To round off the new features list (ignoring some features which you probably can’t even use, like out-of-the-box 3D Printer support) the Search feature now also incorporates results from Bing, everybody’s not-favourite search engine. In fact the Search feature is just a whole lot better – by default it searches in every category – apps, files, and online – rather than forcing you to swap between them. Finally, and more as an aside than anything else, the Maps app seems to be using Nokia’s data, which for reasons that escape me happens to include a detailed interior modelling of one of my local shopping centres. The latest version of Google Maps, for reasons that scare me, doesn’t include the interior (the old Google Maps did). I don’t know what to make of that, except to note that Nokia’s maps weren’t bad at all.
There isn’t much I can label as being bad unless you don’t like Windows 8. It’s just a bunch of improvements and tweaks. If you’re entirely opposed to Metro UI being a thing, Win8.1 doesn’t fix that, and the last MS OS you’re likely to use will be Windows 7. The desktop isn’t significantly different, just as it wasn’t when Windows 8 turned up – the only major difference is a new Start button which does exactly what the hot corner did. So that more or less sums up what’s ‘bad’ about Win 8.1 – it’s still Windows 8 at the end of the day, and if you didn’t like it, you won’t like this one.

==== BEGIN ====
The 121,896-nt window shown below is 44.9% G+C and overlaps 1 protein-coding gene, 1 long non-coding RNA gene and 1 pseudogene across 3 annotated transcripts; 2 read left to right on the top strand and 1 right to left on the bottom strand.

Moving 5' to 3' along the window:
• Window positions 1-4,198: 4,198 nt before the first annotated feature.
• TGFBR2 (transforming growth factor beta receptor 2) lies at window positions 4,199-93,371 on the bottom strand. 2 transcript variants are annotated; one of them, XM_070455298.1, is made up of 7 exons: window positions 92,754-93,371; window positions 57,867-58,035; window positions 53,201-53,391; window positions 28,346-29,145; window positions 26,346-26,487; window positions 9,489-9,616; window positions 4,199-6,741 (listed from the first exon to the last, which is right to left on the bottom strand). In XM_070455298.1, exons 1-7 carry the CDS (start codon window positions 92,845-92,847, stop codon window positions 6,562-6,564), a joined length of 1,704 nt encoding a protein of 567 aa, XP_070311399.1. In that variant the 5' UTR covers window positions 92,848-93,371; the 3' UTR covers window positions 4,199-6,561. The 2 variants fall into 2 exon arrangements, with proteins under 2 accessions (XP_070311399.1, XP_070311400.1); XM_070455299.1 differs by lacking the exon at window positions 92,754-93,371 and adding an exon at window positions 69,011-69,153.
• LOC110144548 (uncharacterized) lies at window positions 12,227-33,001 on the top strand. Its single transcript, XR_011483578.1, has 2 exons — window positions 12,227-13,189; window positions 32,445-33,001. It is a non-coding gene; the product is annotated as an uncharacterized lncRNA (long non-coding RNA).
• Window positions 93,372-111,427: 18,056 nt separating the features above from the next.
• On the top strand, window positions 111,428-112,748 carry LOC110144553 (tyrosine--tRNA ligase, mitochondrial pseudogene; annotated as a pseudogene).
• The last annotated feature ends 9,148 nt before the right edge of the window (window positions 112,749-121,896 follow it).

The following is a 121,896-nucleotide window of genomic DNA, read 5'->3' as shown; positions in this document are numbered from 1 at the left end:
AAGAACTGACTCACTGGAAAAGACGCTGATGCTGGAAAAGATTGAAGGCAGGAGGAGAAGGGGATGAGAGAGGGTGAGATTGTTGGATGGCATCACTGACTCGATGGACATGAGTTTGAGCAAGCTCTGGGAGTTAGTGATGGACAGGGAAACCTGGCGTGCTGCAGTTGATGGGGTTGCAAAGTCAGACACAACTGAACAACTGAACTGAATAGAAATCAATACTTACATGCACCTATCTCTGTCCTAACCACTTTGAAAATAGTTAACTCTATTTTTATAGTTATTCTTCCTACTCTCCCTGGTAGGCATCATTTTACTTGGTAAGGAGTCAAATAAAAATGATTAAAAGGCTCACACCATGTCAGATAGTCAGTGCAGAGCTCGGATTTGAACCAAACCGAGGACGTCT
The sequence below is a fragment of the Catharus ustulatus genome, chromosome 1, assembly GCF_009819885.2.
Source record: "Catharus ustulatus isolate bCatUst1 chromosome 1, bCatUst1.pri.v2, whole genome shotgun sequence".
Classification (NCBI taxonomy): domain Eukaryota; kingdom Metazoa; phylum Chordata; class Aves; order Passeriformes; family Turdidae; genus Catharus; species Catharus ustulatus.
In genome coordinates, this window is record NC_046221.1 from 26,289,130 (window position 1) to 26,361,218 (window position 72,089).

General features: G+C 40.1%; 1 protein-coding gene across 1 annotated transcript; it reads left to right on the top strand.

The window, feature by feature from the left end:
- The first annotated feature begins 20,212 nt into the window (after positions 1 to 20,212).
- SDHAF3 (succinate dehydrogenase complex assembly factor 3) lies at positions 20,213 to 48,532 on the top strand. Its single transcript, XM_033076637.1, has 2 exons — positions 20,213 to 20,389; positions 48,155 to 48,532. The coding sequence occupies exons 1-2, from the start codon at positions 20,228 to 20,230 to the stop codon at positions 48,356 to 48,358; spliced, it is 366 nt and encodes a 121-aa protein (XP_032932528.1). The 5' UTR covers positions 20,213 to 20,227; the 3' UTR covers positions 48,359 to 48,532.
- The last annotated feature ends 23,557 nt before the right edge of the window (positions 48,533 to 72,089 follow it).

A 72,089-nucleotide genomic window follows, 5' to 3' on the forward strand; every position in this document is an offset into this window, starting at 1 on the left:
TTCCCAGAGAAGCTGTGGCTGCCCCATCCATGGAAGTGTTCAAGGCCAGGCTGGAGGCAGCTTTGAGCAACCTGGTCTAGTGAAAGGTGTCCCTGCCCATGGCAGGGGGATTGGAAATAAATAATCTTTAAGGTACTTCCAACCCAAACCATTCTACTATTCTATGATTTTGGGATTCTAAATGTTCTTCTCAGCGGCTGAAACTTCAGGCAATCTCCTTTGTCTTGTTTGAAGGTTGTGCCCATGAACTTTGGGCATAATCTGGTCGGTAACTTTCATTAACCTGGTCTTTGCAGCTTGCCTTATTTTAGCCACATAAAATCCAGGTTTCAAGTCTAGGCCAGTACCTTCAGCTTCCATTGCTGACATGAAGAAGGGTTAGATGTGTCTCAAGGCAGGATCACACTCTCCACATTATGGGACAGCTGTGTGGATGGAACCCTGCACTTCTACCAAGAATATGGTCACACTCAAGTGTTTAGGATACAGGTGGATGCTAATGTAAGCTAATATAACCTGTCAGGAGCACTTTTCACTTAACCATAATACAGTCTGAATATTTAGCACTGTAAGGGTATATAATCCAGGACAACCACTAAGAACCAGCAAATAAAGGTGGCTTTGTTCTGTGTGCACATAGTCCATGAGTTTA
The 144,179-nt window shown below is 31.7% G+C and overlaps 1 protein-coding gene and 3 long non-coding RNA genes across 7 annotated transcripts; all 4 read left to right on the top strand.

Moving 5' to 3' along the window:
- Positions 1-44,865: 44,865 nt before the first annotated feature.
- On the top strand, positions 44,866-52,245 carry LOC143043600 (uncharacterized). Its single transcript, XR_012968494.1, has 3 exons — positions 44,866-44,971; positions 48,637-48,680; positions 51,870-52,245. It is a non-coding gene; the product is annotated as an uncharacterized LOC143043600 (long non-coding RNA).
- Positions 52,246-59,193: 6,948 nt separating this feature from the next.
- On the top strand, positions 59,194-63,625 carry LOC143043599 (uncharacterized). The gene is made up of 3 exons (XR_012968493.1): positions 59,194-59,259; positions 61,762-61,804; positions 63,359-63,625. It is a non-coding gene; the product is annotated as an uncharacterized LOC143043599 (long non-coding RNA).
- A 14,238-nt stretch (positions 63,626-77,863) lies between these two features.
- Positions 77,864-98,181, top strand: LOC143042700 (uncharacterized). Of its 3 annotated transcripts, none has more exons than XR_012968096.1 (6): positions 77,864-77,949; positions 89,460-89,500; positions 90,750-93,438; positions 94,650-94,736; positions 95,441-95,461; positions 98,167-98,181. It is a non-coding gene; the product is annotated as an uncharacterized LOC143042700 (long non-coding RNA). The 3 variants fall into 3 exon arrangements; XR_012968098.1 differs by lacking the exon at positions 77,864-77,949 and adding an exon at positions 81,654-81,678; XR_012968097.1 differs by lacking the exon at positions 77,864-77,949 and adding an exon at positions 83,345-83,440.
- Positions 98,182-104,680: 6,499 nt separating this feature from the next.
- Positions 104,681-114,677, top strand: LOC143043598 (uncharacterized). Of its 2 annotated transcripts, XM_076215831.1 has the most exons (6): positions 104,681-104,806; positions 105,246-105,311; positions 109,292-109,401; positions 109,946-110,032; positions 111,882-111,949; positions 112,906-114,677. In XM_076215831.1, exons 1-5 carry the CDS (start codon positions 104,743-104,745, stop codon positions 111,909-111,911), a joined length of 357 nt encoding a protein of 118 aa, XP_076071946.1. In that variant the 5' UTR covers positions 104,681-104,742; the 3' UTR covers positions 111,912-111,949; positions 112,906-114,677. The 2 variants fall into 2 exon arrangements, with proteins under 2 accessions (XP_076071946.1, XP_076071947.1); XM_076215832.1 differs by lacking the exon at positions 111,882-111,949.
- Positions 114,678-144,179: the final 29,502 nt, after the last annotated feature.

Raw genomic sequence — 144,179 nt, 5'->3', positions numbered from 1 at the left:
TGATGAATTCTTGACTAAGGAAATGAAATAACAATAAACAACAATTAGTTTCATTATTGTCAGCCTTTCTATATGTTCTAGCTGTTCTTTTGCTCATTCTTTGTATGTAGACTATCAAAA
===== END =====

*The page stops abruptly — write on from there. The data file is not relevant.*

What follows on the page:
There is one other thing – SkyDrive integration. The desktop implementation has been crippled. Again, I like how it’s well integrated. That’s a good thing. What I don’t like is how they’ve screwed up the desktop’s display. It’s a mess – from the desktop I can’t readily tell what’s synced, what isn’t, and what’s available offline, unless I have the Details column enabled. This isn’t much of an improvement, guys. Also I’m reliant on using the Metro app to set what is or isn’t synced. It’s a mess. Although I like how seamlessly it’s integrated with Explorer, it’s too seamless. Something that doesn’t clearly state whether you’re using an online or offline copy isn’t good design for cloud computing. Yes, in the ideal world, it shouldn’t matter and we should have internet access everywhere. We do not live in that world, so finding out that my ultra important presentation didn’t sync because I had no idea whether it was available offline or not isn’t good design. It’s bad design, and I don’t like it.
It’s Windows 8.1 in every sense of the word. There are a number of improvements I haven’t covered properly, but that’s more or less what you’re getting with the update. It’s more of a Service Pack with a few extra things tossed in, which is why it’s free for Windows 8 users. If you didn’t like Windows 8, you won’t like 8.1 – it won’t fix that for you. Otherwise there’s literally no reason not to update to 8.1. My only complaint? SkyDrive. Fix that and I can’t really complain.
Windows 8.1 is out now as a free upgrade from the Windows Store for existing Windows 8 users, or for purchase. It’s also out for Windows RT devices (though at the time of writing it’s having issues).